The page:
A Good Thanksgiving Story:  

Saturday, November 22, 2008

Gristmill on the Plymouth River (still in operation)

While recapping Rush Limbaugh today I came across an article written in the LA Times that describes what the 1st Thanksgiving is was really about. I lived in Massachusetts for 3 yrs as a teenager/ semipro break dancer/ forest commando.I learned allot about the Pilgrims while in my early youth and I have a lot of esteem for them as one of my ancestors was John Howland and Elizabeth Tilly both who were on the Mayflower. John even fell over board during the crossing,luckily he was able to grab hold of a rope and climb back aboard. The Pilgrims had a harsh first year at Plymouth, their first experience in the New World was on the tip of Cape Cod which is nothing but sand dunes. John Howland and Edward Tilly (Elizabeth's 1st husband) and a few others sailed up the coast looking for a suitable place to settle.

The first winter there was spent in little more than crude huts and they scraped a meager living from the soil. In the years that followed the Pilgrims moved from communal living to a society based on hard work and self reliance.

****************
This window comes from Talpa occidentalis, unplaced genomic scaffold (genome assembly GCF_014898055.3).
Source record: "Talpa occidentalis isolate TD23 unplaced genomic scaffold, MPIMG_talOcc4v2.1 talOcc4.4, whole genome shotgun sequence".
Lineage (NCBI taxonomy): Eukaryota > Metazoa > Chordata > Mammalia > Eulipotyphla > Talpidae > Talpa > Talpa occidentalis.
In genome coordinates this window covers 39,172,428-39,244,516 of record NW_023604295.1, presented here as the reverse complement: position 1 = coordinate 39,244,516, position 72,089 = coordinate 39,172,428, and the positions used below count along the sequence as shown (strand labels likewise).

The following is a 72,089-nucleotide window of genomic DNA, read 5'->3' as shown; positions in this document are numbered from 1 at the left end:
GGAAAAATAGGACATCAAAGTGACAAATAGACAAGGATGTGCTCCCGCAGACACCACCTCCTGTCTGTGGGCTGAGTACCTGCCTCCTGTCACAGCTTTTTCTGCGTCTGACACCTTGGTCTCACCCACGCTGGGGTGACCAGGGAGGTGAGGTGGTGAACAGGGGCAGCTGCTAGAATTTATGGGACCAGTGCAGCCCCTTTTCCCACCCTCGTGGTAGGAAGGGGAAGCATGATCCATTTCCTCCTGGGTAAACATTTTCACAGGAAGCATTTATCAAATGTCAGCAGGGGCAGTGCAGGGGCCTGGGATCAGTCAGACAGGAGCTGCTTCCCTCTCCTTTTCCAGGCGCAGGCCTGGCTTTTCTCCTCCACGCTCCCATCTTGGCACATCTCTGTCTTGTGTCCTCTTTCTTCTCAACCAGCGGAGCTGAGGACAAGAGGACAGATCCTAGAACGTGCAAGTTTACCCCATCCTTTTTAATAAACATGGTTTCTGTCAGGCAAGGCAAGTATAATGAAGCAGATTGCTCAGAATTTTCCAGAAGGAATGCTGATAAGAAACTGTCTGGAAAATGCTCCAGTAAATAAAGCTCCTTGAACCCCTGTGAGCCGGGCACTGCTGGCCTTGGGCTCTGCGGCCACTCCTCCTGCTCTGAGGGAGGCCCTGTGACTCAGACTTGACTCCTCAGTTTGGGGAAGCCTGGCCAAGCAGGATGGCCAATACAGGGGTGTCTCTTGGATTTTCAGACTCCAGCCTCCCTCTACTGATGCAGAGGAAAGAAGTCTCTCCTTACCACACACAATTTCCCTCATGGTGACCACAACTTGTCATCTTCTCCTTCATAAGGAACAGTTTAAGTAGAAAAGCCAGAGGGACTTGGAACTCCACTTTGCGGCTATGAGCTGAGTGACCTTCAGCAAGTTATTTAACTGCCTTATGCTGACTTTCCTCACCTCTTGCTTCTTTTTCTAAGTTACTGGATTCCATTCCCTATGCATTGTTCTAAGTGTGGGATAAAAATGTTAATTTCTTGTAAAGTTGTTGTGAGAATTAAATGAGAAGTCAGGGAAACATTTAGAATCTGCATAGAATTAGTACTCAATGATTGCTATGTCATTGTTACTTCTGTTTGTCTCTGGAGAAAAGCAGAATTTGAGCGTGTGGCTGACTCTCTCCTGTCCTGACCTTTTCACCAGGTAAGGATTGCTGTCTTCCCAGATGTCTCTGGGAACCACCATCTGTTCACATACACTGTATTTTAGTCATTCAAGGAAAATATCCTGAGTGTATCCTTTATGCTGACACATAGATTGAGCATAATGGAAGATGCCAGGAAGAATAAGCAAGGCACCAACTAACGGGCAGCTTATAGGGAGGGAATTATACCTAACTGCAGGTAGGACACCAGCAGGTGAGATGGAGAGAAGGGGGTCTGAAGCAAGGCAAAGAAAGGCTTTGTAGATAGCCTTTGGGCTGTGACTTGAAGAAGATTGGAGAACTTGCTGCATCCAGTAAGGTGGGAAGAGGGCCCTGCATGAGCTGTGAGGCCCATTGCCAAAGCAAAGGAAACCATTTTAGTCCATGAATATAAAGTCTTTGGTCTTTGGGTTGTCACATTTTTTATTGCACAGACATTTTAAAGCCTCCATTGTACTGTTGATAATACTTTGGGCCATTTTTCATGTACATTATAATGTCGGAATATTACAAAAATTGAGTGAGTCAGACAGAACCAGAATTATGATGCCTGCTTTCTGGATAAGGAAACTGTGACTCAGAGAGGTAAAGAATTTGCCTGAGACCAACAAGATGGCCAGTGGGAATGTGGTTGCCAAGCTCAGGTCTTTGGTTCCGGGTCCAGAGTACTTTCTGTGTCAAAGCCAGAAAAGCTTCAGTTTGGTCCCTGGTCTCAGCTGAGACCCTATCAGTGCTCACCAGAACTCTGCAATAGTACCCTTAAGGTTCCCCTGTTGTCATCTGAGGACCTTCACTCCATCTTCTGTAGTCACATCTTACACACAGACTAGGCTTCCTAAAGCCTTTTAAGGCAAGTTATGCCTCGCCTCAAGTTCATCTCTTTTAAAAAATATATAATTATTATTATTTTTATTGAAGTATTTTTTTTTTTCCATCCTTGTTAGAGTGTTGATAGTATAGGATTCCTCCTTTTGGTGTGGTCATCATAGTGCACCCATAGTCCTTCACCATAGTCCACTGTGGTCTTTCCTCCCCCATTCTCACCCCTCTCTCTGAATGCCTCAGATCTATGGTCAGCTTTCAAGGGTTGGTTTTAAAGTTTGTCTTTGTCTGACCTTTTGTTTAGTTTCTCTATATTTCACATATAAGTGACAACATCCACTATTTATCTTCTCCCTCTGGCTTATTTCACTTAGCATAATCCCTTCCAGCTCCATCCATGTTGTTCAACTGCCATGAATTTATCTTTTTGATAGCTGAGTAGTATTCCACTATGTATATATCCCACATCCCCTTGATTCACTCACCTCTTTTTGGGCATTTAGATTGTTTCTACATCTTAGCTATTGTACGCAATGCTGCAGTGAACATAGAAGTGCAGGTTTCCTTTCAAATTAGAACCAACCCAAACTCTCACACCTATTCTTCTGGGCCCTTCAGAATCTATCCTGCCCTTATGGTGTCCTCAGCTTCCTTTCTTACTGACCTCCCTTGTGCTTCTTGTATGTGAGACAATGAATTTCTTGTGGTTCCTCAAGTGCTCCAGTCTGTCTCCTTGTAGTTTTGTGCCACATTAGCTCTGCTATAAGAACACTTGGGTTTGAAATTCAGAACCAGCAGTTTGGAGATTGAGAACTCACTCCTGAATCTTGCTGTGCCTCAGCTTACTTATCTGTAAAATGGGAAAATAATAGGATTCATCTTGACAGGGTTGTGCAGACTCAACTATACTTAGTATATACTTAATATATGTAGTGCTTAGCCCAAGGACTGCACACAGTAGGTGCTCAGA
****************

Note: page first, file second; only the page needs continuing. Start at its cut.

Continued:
Squanto, a Patuxet Native American who resided with the Wampanoag tribe, taught the Pilgrims how to catch eel and grow corn and served as an interpreter for them (Squanto had learned English as a slave in Europe and travels in England). The Pilgrims set apart a day to celebrate at Plymouth immediately after their first harvest, in 1621. At the time, this was not regarded as a Thanksgiving observance; harvest festivals were existing parts of English and Wampanoag tradition alike. Several colonists have personal accounts of the 1621 feast in Plymouth, Massachusetts.

Needless to say I am quite proud of my heritage and thankful for all that I have today because they and others like them help build a country based on freedom, not tyranny or welfare. May you all have a wonderful Thanksgiving.

Plymouth Harbor & The Mayflower

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